Which steals men’s eyes and women’s souls amazeth.
And for a woman wert thou first created;
Till Nature, as she wrought thee, fell a-doting,
And by addition me of thee defeated,
By adding one thing to my purpose nothing.
But since she prick’d thee out for women’s pleasure,
Mine be thy love and thy love’s use their treasure.
Ah ha: fun. This isn’t a favourite of mine poetically, but there are a few things going on in here that grab my attention. The structure:
Q1-2: Young man, you’re like a lady only better
Q3: Nature meant to make you as a lady, but fell in love with you and so turned you into a man to suit her own purposes, which is frustrating for me
C: Still, we can make do: marry a woman, but love me the best
Like a few sonnets we’ve seen already, this one has an Italian structure: the first eight lines make an octave listing all the ways the young man is better than a woman; the last six lines form a sestet musing (I think bemusedly) on the nature of their relationship. There is some solid misogyny in here (it gets worse before the end, never fear), and there is no getting around it. Harold Bloom says that he thinks Shakespeare has a much higher opinion of women than he does of men; but even if that’s true in general it’s not true of this poem.
The mood of this sonnet is somewhere between laughter and tears. Shakespeare is frustrated with women for not being the young man, and frustrated with Nature for not making the young man a woman. There’s bitterness, but an undersong of comedy: he’s trying to make a point about his desire for the young man, and the social impossibility of acting it out; and he deals with this frustration by telling an amusing creation myth.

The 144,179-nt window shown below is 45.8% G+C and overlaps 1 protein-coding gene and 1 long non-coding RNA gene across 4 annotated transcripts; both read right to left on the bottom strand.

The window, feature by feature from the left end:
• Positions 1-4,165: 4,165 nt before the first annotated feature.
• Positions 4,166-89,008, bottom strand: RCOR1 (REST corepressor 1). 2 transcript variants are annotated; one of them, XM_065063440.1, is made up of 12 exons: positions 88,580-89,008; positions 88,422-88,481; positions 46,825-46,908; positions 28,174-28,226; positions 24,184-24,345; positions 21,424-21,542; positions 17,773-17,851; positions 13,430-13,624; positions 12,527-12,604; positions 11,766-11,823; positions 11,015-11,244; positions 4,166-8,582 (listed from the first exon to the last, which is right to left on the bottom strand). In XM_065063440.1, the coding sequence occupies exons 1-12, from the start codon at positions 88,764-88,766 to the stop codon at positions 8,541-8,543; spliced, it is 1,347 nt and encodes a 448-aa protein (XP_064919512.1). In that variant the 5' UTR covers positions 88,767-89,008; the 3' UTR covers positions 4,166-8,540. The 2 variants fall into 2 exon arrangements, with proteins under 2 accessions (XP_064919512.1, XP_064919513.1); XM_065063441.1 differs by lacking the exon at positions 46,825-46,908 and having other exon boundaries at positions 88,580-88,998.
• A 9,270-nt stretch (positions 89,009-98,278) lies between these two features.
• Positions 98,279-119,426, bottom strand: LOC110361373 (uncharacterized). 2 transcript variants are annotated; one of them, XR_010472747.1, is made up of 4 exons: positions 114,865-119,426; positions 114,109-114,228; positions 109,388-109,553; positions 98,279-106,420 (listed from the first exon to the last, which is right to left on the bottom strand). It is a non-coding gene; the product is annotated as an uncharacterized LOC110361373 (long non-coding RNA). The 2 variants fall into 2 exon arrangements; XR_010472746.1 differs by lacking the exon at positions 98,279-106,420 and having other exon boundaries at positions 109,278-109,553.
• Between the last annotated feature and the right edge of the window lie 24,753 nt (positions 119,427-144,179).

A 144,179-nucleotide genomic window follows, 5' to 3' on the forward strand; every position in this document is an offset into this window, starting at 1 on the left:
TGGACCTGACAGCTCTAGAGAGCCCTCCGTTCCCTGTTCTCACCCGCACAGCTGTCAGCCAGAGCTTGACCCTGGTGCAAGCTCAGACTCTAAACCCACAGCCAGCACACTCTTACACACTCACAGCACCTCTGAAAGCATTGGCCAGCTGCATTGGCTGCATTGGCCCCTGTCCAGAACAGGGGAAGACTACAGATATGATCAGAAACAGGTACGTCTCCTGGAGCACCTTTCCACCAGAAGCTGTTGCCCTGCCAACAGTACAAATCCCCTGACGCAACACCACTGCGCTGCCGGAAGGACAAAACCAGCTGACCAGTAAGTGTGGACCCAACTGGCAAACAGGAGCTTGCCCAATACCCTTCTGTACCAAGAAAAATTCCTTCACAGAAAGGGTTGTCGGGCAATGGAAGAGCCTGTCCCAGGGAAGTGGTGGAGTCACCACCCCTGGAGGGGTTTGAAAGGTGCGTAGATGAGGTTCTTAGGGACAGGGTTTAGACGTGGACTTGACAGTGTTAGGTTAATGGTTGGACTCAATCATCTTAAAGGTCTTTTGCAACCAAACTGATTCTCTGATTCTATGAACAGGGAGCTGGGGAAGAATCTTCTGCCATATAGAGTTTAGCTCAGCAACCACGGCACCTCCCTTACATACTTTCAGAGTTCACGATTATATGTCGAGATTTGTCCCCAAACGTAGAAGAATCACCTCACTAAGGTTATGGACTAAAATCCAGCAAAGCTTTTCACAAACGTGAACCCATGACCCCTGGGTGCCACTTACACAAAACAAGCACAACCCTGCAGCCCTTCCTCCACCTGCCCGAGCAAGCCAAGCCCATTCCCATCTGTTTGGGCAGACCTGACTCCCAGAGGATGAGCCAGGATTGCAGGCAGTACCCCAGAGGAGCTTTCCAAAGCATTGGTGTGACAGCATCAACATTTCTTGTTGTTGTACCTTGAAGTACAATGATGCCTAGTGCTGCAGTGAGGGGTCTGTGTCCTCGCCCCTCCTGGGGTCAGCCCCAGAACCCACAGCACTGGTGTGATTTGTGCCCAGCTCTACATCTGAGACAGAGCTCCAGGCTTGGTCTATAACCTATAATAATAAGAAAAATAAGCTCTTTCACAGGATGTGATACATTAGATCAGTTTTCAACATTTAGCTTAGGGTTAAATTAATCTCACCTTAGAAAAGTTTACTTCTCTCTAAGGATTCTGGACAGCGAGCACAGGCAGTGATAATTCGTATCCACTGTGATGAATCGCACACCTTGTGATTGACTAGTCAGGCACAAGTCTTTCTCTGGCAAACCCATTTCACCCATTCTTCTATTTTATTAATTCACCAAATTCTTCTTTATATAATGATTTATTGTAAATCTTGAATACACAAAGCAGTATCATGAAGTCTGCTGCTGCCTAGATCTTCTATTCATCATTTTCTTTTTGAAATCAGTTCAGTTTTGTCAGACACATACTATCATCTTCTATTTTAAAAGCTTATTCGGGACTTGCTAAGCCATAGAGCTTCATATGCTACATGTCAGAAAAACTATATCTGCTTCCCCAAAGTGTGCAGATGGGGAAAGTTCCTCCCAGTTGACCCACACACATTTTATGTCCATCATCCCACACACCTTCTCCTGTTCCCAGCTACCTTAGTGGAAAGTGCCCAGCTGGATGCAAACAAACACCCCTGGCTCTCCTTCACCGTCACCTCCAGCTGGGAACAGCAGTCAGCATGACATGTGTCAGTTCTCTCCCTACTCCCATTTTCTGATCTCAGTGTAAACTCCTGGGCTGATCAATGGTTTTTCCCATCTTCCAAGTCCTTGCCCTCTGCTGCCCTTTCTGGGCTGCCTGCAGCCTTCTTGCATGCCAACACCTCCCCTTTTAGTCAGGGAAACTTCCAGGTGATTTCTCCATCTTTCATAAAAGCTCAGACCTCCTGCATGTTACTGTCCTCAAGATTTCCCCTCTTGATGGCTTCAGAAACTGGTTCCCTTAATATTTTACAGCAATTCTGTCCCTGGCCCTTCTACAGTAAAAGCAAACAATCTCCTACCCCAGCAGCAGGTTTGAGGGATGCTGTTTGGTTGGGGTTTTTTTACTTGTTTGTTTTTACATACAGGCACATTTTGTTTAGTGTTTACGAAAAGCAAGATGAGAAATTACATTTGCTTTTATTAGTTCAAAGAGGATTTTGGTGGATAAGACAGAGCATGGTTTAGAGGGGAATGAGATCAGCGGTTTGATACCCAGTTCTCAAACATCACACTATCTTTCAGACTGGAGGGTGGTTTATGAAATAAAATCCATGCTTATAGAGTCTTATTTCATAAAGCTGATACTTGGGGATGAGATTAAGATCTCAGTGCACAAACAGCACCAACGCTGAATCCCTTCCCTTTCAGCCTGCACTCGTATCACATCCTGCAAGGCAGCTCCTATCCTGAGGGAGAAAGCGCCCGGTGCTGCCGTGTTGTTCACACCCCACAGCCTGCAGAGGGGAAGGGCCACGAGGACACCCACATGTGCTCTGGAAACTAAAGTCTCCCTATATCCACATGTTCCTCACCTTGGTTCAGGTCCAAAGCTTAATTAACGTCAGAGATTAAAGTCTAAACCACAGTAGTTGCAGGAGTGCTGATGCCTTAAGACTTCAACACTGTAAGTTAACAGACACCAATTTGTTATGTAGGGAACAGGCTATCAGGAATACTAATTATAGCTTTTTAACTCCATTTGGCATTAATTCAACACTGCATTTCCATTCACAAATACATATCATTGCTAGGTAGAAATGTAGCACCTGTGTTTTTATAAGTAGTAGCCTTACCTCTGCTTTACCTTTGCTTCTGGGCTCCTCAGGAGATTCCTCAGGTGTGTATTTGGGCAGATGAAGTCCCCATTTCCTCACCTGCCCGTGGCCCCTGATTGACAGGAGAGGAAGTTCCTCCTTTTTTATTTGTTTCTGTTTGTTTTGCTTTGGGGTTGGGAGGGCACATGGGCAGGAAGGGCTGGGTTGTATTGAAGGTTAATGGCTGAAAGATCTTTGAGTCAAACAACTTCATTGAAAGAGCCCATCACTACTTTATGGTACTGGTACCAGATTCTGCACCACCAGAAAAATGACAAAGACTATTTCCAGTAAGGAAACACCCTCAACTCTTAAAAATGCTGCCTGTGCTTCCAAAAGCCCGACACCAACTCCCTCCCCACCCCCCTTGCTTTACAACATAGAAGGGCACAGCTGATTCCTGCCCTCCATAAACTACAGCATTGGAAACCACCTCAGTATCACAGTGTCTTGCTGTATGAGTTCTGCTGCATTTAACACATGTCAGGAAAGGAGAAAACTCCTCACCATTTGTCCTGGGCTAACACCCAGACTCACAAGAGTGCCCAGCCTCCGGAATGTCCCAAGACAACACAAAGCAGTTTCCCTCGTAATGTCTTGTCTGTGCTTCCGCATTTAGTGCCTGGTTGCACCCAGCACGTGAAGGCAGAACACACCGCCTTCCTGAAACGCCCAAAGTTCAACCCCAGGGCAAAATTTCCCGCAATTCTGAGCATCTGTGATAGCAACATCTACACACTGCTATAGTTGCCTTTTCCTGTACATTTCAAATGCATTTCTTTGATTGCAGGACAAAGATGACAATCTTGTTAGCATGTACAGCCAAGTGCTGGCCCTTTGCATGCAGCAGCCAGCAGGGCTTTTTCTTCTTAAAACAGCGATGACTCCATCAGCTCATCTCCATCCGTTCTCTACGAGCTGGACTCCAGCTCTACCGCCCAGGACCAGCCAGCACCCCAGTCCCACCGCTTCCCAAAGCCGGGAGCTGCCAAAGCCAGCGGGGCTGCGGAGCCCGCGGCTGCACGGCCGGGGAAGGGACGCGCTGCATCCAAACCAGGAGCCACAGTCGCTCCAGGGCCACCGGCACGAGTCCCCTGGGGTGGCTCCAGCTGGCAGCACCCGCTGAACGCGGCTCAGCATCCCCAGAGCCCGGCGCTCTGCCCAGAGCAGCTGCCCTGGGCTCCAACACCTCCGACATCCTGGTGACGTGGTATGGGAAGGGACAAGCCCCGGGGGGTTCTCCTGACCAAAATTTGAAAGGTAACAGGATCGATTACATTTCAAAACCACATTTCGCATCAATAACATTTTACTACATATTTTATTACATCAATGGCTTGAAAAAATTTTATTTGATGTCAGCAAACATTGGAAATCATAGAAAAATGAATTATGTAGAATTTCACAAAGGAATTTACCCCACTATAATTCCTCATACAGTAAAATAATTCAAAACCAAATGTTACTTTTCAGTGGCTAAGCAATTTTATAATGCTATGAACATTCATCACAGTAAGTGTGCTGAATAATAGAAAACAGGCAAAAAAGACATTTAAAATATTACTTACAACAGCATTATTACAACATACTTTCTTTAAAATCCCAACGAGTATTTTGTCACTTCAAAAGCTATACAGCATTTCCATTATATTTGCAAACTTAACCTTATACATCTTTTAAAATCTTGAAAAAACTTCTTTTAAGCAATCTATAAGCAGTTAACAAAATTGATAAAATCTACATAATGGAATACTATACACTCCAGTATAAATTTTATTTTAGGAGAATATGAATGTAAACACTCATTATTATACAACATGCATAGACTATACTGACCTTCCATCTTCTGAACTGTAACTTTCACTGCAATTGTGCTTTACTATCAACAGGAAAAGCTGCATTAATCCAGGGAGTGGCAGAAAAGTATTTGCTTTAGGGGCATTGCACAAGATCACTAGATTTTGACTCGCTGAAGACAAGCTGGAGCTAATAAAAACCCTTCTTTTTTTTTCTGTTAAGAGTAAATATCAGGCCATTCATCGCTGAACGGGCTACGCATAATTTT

The myth runs something like this. Nature first created the young man as a woman, but fell in love with her own creation. Apparently not being able to cope with the idea of loving a woman (evidently, even Nature had internalised the sexual mores of the time), Nature decides to add a penis (‘adding one thing’, l. 12); cruelly, for Shakespeare, she thereby turned what would have been the ideal love-object for him (a woman with the qualities of the young man) into someone he can’t have. In the couplet he tries to salvage the situation by severing love from desire/pleasure, and granting the pleasure of the young man to women, and trying to claim the love for himself. It is both sad and heroic. The comedy is in the outrageousness of the myth he tells, having Nature lusting after hew own creation; and in the pains he takes in the octave to pre-emptively defuse the offence the young man would presumably take at being told he’s actually, in essence, a woman.
On a biographical note, this sonnet is often cited as evidence that Southampton was the young man in question. Back in the first week, commenting on Sonnet 3, I noted Southampton’s fair appearance. Here’s another portrait of him, which for a long time was assumed to be a portrait of a woman (if I’m not mistaken, the woman in question was his great-granddaughter) – only in the last 20 years has it been reidentified as him.
Have a lovely weekend, and you’ll hear from me again next week.